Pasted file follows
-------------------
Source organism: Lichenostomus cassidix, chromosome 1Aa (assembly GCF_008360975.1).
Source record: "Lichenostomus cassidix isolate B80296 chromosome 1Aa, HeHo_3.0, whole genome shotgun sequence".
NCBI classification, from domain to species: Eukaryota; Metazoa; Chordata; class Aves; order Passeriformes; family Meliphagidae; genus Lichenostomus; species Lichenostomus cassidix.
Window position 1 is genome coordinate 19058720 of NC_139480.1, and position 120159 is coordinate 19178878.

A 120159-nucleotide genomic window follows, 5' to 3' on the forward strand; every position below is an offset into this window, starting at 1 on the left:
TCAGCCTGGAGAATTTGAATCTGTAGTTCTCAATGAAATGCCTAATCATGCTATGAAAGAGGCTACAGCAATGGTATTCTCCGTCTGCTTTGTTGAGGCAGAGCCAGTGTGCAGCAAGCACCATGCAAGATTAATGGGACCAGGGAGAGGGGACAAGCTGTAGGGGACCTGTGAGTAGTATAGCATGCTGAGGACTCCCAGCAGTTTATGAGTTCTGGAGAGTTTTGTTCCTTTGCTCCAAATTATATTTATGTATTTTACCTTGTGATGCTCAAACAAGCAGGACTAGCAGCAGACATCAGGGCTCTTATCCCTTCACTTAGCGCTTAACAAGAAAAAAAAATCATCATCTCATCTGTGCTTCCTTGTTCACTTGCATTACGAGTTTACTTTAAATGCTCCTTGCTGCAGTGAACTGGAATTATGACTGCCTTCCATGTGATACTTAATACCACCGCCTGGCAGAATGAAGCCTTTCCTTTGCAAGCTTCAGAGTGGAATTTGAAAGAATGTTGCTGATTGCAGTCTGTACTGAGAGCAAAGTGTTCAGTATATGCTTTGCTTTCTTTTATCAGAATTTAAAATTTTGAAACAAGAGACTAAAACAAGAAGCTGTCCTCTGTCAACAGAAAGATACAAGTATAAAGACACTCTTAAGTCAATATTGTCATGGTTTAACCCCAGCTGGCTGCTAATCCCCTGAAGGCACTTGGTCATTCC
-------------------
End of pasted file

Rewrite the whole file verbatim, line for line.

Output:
Source organism: Lichenostomus cassidix, chromosome 1Aa (assembly GCF_008360975.1).
Source record: "Lichenostomus cassidix isolate B80296 chromosome 1Aa, HeHo_3.0, whole genome shotgun sequence".
NCBI classification, from domain to species: Eukaryota; Metazoa; Chordata; class Aves; order Passeriformes; family Meliphagidae; genus Lichenostomus; species Lichenostomus cassidix.
Window position 1 is genome coordinate 19058720 of NC_139480.1, and position 120159 is coordinate 19178878.

A 120159-nucleotide genomic window follows, 5' to 3' on the forward strand; every position below is an offset into this window, starting at 1 on the left:
TCAGCCTGGAGAATTTGAATCTGTAGTTCTCAATGAAATGCCTAATCATGCTATGAAAGAGGCTACAGCAATGGTATTCTCCGTCTGCTTTGTTGAGGCAGAGCCAGTGTGCAGCAAGCACCATGCAAGATTAATGGGACCAGGGAGAGGGGACAAGCTGTAGGGGACCTGTGAGTAGTATAGCATGCTGAGGACTCCCAGCAGTTTATGAGTTCTGGAGAGTTTTGTTCCTTTGCTCCAAATTATATTTATGTATTTTACCTTGTGATGCTCAAACAAGCAGGACTAGCAGCAGACATCAGGGCTCTTATCCCTTCACTTAGCGCTTAACAAGAAAAAAAAATCATCATCTCATCTGTGCTTCCTTGTTCACTTGCATTACGAGTTTACTTTAAATGCTCCTTGCTGCAGTGAACTGGAATTATGACTGCCTTCCATGTGATACTTAATACCACCGCCTGGCAGAATGAAGCCTTTCCTTTGCAAGCTTCAGAGTGGAATTTGAAAGAATGTTGCTGATTGCAGTCTGTACTGAGAGCAAAGTGTTCAGTATATGCTTTGCTTTCTTTTATCAGAATTTAAAATTTTGAAACAAGAGACTAAAACAAGAAGCTGTCCTCTGTCAACAGAAAGATACAAGTATAAAGACACTCTTAAGTCAATATTGTCATGGTTTAACCCCAGCTGGCTGCTAATCCCCTGAAGGCACTTGGTCATTCC